[email protected]:~/WebstormProjects/perf$ node --trace-deopt --trace-opt index.js | grep myFunc  
[marking 0xc6b3e5e7fb9 <JS Function myFunc (SharedFunctionInfo 0x87d8115eec1)> for recompilation, reason: small function, ICs with typeinfo: 1/1 (100%), generic ICs: 0/1 (0%)]
[compiling method 0xc6b3e5e7fb9 <JS Function myFunc (SharedFunctionInfo 0x87d8115eec1)> using Crankshaft]
[optimizing 0xc6b3e5e7fb9 <JS Function myFunc (SharedFunctionInfo 0x87d8115eec1)> - took 0.010, 0.076, 0.021 ms]
[completed optimizing 0xc6b3e5e7fb9 <JS Function myFunc (SharedFunctionInfo 0x87d8115eec1)>]
[deoptimizing (DEOPT eager): begin 0xc6b3e5e7fb9 <JS Function myFunc (SharedFunctionInfo 0x87d8115eec1)> (opt #0) @1, FP to SP delta: 24, caller sp: 0x7ffe2cde6f40]
  reading input frame myFunc => node=4, args=2, height=1; inputs:
      0: 0xc6b3e5e7fb9 ; [fp - 16] 0xc6b3e5e7fb9 <JS Function myFunc (SharedFunctionInfo 0x87d8115eec1)>
  translating frame myFunc => node=4, height=0
    0x7ffe2cde6f10: [top + 0] <- 0xc6b3e5e7fb9 ;  function    0xc6b3e5e7fb9 <JS Function myFunc (SharedFunctionInfo 0x87d8115eec1)>  (input #0)
[deoptimizing (eager): end 0xc6b3e5e7fb9 <JS Function myFunc (SharedFunctionInfo 0x87d8115eec1)> @1 => node=4, pc=0x30c7754496c6, caller sp=0x7ffe2cde6f40, state=NO_REGISTERS, took 0.047 ms]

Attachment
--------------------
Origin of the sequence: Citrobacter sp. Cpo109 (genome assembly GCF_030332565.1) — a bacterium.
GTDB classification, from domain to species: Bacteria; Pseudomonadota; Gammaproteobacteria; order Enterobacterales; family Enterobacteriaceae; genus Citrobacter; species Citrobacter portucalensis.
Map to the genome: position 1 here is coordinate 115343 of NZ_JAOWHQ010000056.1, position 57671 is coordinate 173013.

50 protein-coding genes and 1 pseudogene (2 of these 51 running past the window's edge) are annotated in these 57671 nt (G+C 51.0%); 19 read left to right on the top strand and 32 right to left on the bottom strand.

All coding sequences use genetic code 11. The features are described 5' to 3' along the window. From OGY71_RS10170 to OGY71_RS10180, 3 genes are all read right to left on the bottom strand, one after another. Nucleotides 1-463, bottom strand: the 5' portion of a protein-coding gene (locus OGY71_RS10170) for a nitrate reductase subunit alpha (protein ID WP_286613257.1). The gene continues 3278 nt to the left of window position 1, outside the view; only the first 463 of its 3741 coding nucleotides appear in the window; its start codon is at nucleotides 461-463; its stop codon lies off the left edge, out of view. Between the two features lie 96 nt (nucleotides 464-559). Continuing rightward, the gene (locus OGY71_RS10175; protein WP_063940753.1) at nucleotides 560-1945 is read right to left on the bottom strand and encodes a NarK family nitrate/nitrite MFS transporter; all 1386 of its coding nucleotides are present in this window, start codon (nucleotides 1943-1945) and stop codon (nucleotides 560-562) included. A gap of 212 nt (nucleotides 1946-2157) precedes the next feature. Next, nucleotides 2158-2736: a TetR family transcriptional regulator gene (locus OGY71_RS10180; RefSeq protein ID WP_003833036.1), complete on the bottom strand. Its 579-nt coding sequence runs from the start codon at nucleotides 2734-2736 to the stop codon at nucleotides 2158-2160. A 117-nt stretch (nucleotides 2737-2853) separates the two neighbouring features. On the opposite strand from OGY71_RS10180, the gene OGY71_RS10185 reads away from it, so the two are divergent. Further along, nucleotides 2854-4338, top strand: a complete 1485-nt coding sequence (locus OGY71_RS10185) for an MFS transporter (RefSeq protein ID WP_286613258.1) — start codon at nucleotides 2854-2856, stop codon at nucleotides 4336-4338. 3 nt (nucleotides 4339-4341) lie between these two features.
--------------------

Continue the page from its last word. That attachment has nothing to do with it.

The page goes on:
[removing optimized code for: myFunc]
[evicting entry from optimizing code map (notify deoptimized) for 0x87d8115eec1 <SharedFunctionInfo myFunc>]

The first part of this log is pretty similar to the previous paragraph.

However, there is a second part in which the function is de-optimized: V8 detected that the type assumption made before (“inputs of myFunc are numbers”) was false.

A wrong heuristic

In this short example, we saw how to trace the optimization and the de-optimization of a function. We also saw how the heuristics made by V8 could be fragile. It leads us to a first statement:

Even if JavaScript is not strongly typed, V8 has optimization rules which are. Therefore, it is a good idea to have coherent typings as arguments and return values of a function.

Non-optimization

In the previous example, we saw that before being optimized, a function is marked for recompilation.

Sometimes, V8 will mark function as non-optimizable. Let’s run the following code:

// try.js
function myFunc(nb) {  
    try {
        return nb + nb;
    }
    catch (err) {
        return err;
    }
}

for (let i = 0; i < 2000; ++i) {  
    myFunc(i);
}
[email protected]:~/WebstormProjects/perf$ node --trace-deopt --trace-opt try.js | grep myFunc  
[disabled optimization for 0x3a450705eeb1 <SharedFunctionInfo myFunc>, reason: TryCatchStatement]

So this time, instead of being marked for optimization, myFunc has been marked as “not optimizable”. The reason is provided in the log: “TryCatchStatement”.

By design, functions that contain a try - catch statement are considered as not optimizable.

The logic here is simple; there are patterns in JavaScript that can have very different behaviors at runtime. V8 decides to never optimize those functions to avoid to fall in a de-optimization hell.

De-optimization hell

De-optimization hell happens in V8 when a function is optimized and de-optimized a lot during the runtime.